On 11 January 2010, Cowell's exit from American Idol was made official. The 2010 season will be Cowell's last on the show. It was also announced that Fox has acquired the rights to an American version of Cowell's popular British show, X-Factor, which is slated to begin production in autumn 2011.
In 2004, with Sharon Osbourne and Louis Walsh, Cowell was a judge on the first series of the British talent show The X Factor, which he created using his production company, Syco. The X Factor was an instant success with the viewers and finished its sixth series in 2009. In 2006, he was voted the tenth most terrifying celebrity on television in a Radio Times poll consisting of 3,000 people.
The winner of The X Factor third series, Leona Lewis, was signed to Cowell's label Syco and has gone on to become an international star, with number one singles and album sales around the world.
Cowell returned for a fourth series on 18 August 2007 alongside Osbourne, Walsh and new judge, Dannii Minogue. Walsh had previously been sacked from the judging panel by Cowell for the fourth series, and was subsequently replaced by Brian Friedman who was a judge on Grease Is The Word. Walsh was later brought back a week into the auditions by Cowell when he and Sharon Osbourne realised they missed Walsh and that without him, there was no chemistry between the judges.
Cowell will also launch the US version of the hit show on 11 September 2011 on American broadcaster Fox. He will be a judge both on the UK and US editions of the show which will air at similar times of the year.
Following the success of the Idol and X-Factor franchises, Cowell, his company Syco, and its business partners developed a talent show format open to performers of any kind, not only singers, but also dancers, instrumentalists, magicians, comedians, novelty acts, and so on. The origins of the Got Talent format can be traced to the British show Opportunity Knocks, which began as a radio programme in the 1940s and later transferred to television, where it was an ITV staple for several decades. Looking further back, Opportunity Knocks had its roots in the variety show traditions of British music hall and American vaudeville.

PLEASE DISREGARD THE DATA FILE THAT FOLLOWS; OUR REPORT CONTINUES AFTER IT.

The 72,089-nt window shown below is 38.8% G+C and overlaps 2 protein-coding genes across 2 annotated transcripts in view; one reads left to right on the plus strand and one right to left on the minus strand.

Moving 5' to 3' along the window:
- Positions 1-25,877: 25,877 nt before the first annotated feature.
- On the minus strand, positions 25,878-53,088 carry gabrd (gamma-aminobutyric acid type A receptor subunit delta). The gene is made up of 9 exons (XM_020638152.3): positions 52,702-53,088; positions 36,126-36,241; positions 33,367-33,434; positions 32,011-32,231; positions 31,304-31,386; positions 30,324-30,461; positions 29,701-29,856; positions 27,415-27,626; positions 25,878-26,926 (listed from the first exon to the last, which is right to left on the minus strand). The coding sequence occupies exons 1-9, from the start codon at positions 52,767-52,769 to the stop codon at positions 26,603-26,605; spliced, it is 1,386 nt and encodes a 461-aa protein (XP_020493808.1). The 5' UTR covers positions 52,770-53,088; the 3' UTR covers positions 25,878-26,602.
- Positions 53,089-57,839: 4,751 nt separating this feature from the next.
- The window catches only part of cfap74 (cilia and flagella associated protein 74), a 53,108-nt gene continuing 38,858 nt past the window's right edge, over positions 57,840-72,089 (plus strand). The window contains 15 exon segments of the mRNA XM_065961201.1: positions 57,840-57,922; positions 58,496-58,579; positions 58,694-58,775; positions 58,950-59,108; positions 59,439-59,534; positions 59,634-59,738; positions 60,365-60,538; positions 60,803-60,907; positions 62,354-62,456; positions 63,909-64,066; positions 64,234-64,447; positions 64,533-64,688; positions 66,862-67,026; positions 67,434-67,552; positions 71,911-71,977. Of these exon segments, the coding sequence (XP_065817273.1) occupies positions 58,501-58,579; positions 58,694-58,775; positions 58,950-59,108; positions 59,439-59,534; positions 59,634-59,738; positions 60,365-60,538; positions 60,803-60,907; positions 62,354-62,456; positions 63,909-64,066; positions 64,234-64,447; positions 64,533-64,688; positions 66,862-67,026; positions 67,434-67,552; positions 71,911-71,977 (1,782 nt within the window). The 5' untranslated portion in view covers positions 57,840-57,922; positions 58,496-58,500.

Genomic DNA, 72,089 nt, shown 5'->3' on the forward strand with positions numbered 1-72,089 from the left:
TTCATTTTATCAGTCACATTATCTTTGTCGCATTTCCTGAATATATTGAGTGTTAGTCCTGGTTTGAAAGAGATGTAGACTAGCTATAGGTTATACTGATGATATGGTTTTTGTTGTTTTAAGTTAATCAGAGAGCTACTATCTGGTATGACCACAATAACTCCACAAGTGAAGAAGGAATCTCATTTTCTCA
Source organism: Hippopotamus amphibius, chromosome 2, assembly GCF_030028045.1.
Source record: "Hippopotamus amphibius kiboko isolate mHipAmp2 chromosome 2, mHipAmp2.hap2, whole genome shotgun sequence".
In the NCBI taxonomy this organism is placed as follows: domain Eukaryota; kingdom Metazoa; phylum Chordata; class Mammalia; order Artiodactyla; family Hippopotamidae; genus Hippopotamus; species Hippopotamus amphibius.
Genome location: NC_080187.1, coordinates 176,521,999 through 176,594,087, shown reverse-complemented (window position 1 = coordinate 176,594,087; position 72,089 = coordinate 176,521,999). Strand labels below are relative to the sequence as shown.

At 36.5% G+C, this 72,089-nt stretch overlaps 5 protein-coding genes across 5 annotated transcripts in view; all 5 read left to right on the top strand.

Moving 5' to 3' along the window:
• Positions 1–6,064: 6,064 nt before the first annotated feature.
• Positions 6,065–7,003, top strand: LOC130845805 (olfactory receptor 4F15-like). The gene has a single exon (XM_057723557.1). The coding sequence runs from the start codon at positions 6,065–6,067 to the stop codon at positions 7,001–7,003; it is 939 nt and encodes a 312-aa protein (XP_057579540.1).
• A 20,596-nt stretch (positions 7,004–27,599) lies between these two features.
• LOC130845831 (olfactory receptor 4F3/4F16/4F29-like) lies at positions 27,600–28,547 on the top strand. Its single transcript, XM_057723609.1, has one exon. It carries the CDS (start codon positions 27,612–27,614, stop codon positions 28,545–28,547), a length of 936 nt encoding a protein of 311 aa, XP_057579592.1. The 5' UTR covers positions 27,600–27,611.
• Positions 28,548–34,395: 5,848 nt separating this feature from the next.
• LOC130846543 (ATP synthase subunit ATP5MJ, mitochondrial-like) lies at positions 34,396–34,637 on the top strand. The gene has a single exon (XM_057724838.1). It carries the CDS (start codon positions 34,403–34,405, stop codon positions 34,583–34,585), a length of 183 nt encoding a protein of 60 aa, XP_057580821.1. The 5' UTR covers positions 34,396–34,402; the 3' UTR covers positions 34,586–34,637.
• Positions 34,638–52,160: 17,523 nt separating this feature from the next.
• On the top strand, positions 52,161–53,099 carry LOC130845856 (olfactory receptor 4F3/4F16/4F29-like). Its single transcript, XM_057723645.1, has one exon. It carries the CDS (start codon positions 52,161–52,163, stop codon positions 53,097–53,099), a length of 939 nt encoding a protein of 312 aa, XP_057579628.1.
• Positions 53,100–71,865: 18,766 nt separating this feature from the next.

Cowell is the executive producer of America's Got Talent, which debuted in June 2006, along with Fremantle producers of the Idol series, but he does not appear on the show due to the terms of his American Idol contract. The show was a huge success for NBC, drawing around 12 million viewers a week, and beating So You Think You Can Dance on FOX (produced by rival and Idol creator Simon Fuller).
Britain's Got Talent debuted on ITV in June 2007. Cowell appears as a judge alongside Amanda Holden and Piers Morgan. The show was a ratings success and second and third seasons followed in 2008 and 2009. The third series featured a publicity coup when Susan Boyle made a global media impact with her regional audition performance comparable to that of any previous talent show series winner .
On 16 March 2006, Simon Cowell's next competition show, American Inventor, debuted on ABC. Fledgling entrepreneurs from across the United States competed to see who could come up with the best new product concept. The 2006 winner, Janusz Liberkowski, received $1 million and the opportunity to develop his idea into a business. The show returned one more time in 2007 for a second season.